Q: What is your current thinking regarding the neural mechanisms underlying this flattened sensitivity to non-drug rewards?
A: Individuals with lesions to certain regions of their PFC, including the OFC, have difficulties in modifying behavior appropriately in response to altered reinforcement situations in their environment. Similarly, drug-addicted individuals also have PFC structural changes (e.g., reduced volumes), OFC and ACC functional changes (e.g., increased response when craving), and parallel behavioral changes (e.g., increased impulsivity). These findings led us to ask what role the OFC and ACC play in the drug-addicted individual’s ability to modify behavior based on the salience and value of a given reinforcer.
We think that drug addiction may be better understood as a disorder of neural regulation. Here’s why: even though the OFC and ACC are not sufficiently engaged in the processing of non-drug-related rewards, they are activated—in addicted individuals but not controls—in response to drug-related cues (e.g., words/pictures/videos of drug taking or pharmacologically similar drugs). Indeed, our preliminary fMRI results suggest that a possible communication breakdown between PFC sub-regions (OFC and dorsolateral PFC) may underlie the disrupted perception of motivational drive and the impaired control of behavior that characterized the drug-addicted individuals in our study.
Q: What does this work suggest in terms of clinical implications for treating drug addiction?
A: Consistent with the compulsive and chronically relapsing nature of drug addiction, our findings may help explain why efforts to control addiction through reinforcement can be compromised. It is possible that instead, efforts should be focused on devising new training and skill-development strategies and on supervised pharmacological interventions, all with the goal of decreasing the reinforcing effects of the drug, enhancing the relative value attributed to non-drug-related rewards, and increasing control of behavior.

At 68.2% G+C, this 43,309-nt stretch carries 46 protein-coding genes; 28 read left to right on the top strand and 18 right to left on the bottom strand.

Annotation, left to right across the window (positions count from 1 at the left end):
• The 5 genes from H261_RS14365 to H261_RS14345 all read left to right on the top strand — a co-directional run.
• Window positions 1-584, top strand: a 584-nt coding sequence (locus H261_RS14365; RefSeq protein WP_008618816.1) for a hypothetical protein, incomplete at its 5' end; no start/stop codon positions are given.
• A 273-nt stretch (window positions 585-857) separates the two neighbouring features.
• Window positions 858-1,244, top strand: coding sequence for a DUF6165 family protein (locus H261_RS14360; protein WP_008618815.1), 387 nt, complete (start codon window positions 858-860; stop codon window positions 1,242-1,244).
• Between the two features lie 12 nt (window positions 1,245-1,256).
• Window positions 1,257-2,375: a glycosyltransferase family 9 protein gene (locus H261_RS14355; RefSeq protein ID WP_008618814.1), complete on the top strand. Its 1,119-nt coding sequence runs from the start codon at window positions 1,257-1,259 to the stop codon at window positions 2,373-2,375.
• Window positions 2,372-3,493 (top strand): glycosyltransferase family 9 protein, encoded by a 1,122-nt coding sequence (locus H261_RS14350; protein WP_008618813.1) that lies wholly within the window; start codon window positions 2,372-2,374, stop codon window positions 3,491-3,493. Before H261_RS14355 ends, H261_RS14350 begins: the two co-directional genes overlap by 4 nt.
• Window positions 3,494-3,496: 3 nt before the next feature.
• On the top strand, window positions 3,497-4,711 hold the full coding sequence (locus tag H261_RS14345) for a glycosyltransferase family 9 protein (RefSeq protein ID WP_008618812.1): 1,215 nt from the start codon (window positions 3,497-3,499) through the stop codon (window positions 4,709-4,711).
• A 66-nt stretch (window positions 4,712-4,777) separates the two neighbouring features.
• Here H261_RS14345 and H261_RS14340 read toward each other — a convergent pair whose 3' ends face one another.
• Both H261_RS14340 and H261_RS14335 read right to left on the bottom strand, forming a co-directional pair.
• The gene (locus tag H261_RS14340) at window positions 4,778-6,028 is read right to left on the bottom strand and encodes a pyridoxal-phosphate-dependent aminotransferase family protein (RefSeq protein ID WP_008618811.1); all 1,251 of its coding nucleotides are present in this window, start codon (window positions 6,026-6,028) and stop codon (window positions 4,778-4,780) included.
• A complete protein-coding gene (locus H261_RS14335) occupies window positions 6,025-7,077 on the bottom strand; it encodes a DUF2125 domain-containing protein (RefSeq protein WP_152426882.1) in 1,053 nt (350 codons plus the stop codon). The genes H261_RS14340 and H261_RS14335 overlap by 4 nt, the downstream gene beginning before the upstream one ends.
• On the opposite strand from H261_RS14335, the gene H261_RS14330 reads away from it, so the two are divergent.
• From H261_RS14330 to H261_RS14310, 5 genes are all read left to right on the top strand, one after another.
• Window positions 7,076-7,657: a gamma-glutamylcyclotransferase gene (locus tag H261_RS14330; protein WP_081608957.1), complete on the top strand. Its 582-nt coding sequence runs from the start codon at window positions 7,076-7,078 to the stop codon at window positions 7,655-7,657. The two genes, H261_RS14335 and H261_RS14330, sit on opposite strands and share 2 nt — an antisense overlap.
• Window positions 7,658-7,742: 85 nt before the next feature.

Together, these approaches may enhance the ability to control drug-taking behavior even in situations when the desire for the drug exceeds that for other rewards.http://www.dana.org/news/
Among the different approaches for diagnosis, prevention, and treatment of drug addiction, exploring the evolutionary basis of addiction would provide us with better understanding since evolution, personality, behavior and drug abuse are tightly interlinked. It is our duty as scientists to explore the evolutionary basis and origins of drug addiction so as to uncover the underlying causes rather than continuing to solely focus on the physiological signs and global activity of this epidemic. Too often the treatment of addiction simply works to alleviate the symptoms of addiction, dealing with overcoming the physiological dependence and working through withdrawal symptoms as the body readjusts to a non-dependent state of homeostasis. However, we must not only concentrate on this aspect of addiction when considering global treatments and preventative programs. We must take into consideration that it is not purely the physiology of addiction we are battling.